By Marah Shulda
Building leadership team allows faculty to grow closer
The team, established for the accreditation process, offers a cross-disciplinary approach to leadership
If, one year ago, teachers from all across the school were thrown into one room, the conversation would most likely have been limited. However, after an executive leadership team was established, teachers and faculty found themselves interacting with each other in new ways and bonding as a unit, creating a cross-disciplinary approach to bettering the school.
As a part of the accreditation process, a series of teams were formed to ascertain and implement ways to challenge students and meet each of the criteria on the state Board of Education’s rubric. To get a variety of perspectives, the team “constitutes of administrators, counselors and a variety of teachers from all across the school,” according to counselor Chris Wallace, and is requisite for each school in the district.
“The district is required to implement new procedures [so] that community members, students [and] staff all have a say in how things are being done,” Wallace said. “We sort of shed our identities of counselor or teacher and become building leadership team members. It’s more overarching concepts that we’re trying to work on.”
For technology teacher Helga Brown, the diverse range of faculty on the team afforded opportunities to bond with other teachers and gain a larger picture of the building.
“I’m usually pretty introverted, but because of [the team] I now have some larger relationships with some of the people on the team. We have a lot of fun, we had a big scavenger hunt activity where we got a little crazy with it,” Brown said. “It was nice being able to let loose a little bit, and the things we talked about in the leadership meeting helped us see a greater picture of where we’re trying to go in the district.”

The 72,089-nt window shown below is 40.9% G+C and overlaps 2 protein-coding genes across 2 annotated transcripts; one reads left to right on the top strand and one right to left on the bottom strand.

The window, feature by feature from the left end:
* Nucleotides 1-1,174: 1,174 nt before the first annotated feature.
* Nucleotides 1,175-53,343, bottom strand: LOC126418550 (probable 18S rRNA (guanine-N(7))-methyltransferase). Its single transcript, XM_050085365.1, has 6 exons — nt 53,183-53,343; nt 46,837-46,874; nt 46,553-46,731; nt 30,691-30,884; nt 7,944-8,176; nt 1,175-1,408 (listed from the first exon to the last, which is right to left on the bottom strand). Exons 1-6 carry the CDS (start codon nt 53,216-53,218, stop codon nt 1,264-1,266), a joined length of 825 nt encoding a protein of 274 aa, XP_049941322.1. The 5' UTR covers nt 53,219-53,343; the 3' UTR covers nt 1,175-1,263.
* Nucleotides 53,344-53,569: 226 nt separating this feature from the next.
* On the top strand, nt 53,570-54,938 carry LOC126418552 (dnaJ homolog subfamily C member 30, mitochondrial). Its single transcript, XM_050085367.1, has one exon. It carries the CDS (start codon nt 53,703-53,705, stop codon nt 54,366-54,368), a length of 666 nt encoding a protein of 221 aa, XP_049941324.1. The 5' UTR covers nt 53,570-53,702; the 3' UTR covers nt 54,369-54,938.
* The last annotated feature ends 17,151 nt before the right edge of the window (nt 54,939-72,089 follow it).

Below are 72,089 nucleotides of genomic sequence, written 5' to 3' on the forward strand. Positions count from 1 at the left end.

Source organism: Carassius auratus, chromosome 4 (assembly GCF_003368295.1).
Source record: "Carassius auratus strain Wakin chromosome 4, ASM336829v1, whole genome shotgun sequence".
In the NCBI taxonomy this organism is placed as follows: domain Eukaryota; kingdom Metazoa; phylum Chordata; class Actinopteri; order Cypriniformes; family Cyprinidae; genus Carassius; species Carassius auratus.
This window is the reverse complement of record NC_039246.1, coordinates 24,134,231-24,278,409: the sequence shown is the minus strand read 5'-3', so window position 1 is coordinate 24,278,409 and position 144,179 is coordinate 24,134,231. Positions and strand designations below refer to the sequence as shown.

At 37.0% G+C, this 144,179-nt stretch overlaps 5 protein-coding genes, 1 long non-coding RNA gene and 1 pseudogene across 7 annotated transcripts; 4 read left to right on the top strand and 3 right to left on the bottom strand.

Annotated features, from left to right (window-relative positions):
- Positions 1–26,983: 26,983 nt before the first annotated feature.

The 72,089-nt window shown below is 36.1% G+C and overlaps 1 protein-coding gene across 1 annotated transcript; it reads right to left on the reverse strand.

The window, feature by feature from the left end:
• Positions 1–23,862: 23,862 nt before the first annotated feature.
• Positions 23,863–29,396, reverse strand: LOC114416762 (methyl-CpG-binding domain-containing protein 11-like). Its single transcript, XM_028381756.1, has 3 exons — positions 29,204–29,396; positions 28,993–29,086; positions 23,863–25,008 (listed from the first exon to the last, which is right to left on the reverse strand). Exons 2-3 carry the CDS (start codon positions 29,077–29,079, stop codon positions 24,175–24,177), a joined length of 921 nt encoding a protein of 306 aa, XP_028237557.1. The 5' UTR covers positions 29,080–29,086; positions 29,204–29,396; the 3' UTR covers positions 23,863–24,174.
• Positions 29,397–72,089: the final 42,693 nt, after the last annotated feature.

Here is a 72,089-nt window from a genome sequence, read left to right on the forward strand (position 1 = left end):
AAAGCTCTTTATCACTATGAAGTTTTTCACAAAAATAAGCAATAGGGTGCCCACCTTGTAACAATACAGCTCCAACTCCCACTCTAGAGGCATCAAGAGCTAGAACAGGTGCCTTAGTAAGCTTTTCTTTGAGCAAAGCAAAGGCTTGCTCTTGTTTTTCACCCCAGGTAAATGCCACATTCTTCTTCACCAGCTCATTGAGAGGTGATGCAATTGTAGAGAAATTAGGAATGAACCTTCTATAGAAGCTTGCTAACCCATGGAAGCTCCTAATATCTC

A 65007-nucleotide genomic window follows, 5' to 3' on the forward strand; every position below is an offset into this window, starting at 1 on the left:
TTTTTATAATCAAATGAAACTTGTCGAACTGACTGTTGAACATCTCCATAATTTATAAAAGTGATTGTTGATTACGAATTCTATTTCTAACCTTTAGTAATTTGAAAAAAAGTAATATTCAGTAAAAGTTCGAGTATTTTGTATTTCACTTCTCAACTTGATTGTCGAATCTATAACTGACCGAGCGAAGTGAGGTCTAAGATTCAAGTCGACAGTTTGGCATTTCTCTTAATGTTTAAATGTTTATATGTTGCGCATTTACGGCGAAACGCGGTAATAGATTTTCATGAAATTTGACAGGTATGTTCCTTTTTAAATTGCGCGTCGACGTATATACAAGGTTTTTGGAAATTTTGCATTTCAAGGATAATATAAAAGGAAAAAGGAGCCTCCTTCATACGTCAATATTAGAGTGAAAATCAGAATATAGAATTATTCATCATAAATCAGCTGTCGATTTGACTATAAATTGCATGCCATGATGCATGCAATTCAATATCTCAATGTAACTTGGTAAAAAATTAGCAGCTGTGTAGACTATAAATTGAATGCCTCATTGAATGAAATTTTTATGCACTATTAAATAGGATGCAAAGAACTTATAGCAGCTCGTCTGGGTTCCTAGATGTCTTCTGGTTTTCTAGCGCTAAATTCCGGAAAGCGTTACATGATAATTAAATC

Although the team is in its early stages, senior Makayla King has seen an impact on Brown’s leadership style in the classroom as a result of her work with the team.
“A lot of times, [students will] be complaining about doing research or writing an article, and Ms. Brown … [will] say that it’ll help them in the long run with college or it’ll help them in their career,” King said. “She’ll explain why they have to do it, rather than just saying, ‘stop complaining,’ like most teachers do, or she’ll explain that you have to write this essay because it’s in the curriculum, so you have to do it.”
Having a greater picture of the curriculum, as well as interacting with a wider range of teachers, has been helpful for not only Brown, but for Wallace as well.
“Going forward, as a district, as a staff, whenever you have the opportunity to have mentors or leaders who can be role models for other teachers, that’s usually very helpful,” Wallace said. “The more leaders you can have, the more people who can be leaders for years to come, the better off the district will be. So it’s an empowering opportunity for the teachers and for all of us to take the vision that the district is setting us up for and trying to implement that within our building.”
Additionally, Brown feels that the opportunity to connect with other teachers can strengthen staff bonding, making the school’s faculty stronger.
“The lower C hall teachers pretty much are a group, and that’s because we have the same lunch together and we’re geographically together. [Engineering teacher Gayle] Kebodeaux and I know a lot about each other because we’re right next door to each other. Steiner and I have a pretty good relationship,” Brown said. “This opened it up so I was talking to [staff] like [social studies teacher Jeff] Wieland. I never see Mr. Wieland because he’s on the other side of the building, so this kind of opened up some conversations … [science teacher Jill] Lloyd, same thing. If we’re both in the copy room together, we’re going to talk, it’s not just going to be awkward silence.”
Opening up the executive decision-making process to more teachers has allowed Brown to understand the value of her work.
“I think what frequently happens in education settings is that you have the central office making decisions and then they tell the administrators, and then the administrators tell the teachers and the teachers are kind of [like], ‘we’ve got to check these boxes before summer vacation,’” Brown said. “By having teachers on this committee … we have insight and we can say, ‘well actually, this is part of this, and it all feeds into the great scheme of things.’ Your peers are saying, ‘it makes sense, in the scheme of things. It’s not just busywork.’”